How Tom Price Would Dismantle Obamacare

Trump’s pick for HHS has a plan for repeal and replace

Georgia Rep. Tom Price is considered one of the most vocal opponents of the 2010 health care law. (Tom Williams/CQ Roll Call file photo)
Georgia Rep. Tom Price is considered one of the most vocal opponents of the 2010 health care law. (Tom Williams/CQ Roll Call file photo)
Posted November 29, 2016 at 12:07pm

With President-elect Donald Trump slated to nominate Georgia Republican Rep. Tom Price as his secretary of Health and Human Services, the incoming president shows he is serious about following up on his campaign promise to repeal the 2010 health care law.

As chairman of the House Budget Committee, Price has been one of the most vociferous critics of the law.

The 2015 budget that was approved by his committee in his first year as chairman proposed repealing the health care law entirely as well as its Independent Payment Advisory Board, which is used to curb costs of Medicare.

In addition, the budget proposed getting rid of Medicaid expansion, which a number of states with Republican governors had already rejected. Interestingly enough, incoming Vice President Mike Pence allowed a version of Medicaid expansion in his state.

Republicans frequently talk about plans to “repeal and replace” the law, but most are slim on details.

But Price’s proposed Empowering Patients First Act of 2015, of which he has introduced variations throughout the years, has detailed plans.

Under Price’s proposal, the health care law would be repealed effective immediately upon enactment. In its place, the bill would create refundable tax credits for health savings accounts. 

In addition, the proposal would require the Department of Health and Human Services to give a grant to each state to create high-risk insurance pools or reinsurance pools.

One of the more popular provisions of the health care law is prohibiting people from being denied coverage because of a pre-existing condition.

Price has proposed, as a replacement, that individuals in small group markets would be allowed to pool together into groups of hundreds of thousands or a million to make it so those with pre-existing condition look similar to other healthier individuals.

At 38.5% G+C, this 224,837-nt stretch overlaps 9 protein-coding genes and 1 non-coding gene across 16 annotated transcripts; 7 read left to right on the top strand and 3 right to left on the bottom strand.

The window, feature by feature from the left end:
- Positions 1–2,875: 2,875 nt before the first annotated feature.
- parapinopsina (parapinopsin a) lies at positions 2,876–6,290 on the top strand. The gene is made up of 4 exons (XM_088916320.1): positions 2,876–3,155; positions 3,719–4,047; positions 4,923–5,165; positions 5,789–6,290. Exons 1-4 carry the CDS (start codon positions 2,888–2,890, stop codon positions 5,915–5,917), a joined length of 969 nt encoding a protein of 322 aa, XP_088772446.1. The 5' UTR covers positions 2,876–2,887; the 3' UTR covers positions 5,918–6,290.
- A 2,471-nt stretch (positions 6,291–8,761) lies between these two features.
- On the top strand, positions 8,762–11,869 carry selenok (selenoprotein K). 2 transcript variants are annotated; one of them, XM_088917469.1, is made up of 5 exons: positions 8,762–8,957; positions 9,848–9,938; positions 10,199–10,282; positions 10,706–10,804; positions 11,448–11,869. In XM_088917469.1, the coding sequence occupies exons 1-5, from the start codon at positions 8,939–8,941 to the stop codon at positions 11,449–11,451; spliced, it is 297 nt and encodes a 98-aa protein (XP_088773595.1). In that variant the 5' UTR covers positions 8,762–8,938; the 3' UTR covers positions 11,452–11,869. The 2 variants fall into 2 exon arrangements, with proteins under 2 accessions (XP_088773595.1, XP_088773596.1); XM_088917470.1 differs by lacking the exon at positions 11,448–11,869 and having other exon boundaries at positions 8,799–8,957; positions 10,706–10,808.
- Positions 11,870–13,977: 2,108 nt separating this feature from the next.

Another part of the replacement would be what is called continuous coverage, which means people can’t be denied coverage if they switch insurance from one insurer to another.

The bill has never gone to vote in the committees to which it has been referred.

Price stated recently that it is possible that Republicans can use the budget reconciliation process to repeal the law in 2017. But House Majority Leader Kevin McCarthy shot down the idea at a news conference on Tuesday.

Asked to clarify whether he would work with Price to replace and then repeal the health care law, Republican Sen. Lamar Alexander of Tennessee told reporters Tuesday, “Well, I agree with President-elect Trump who said those things should be done simultaneously. And I think if you replace and repeal Obamacare simultaneously, you have to figure out how you’re going to replace it before you repeal it.”

Asked how Medicare fit into the discussion, Alexander said, “I think that falls under the rule of not biting off more than you can chew. One of the Democrats’ big problems with Obamacare was they tried to do too much, too fast. I think the problems about the solvency of Medicare should be left for another debate, another discussion.”

Lindsey McPherson, Bridget Bowman and Andrew Siddons contributed to this report.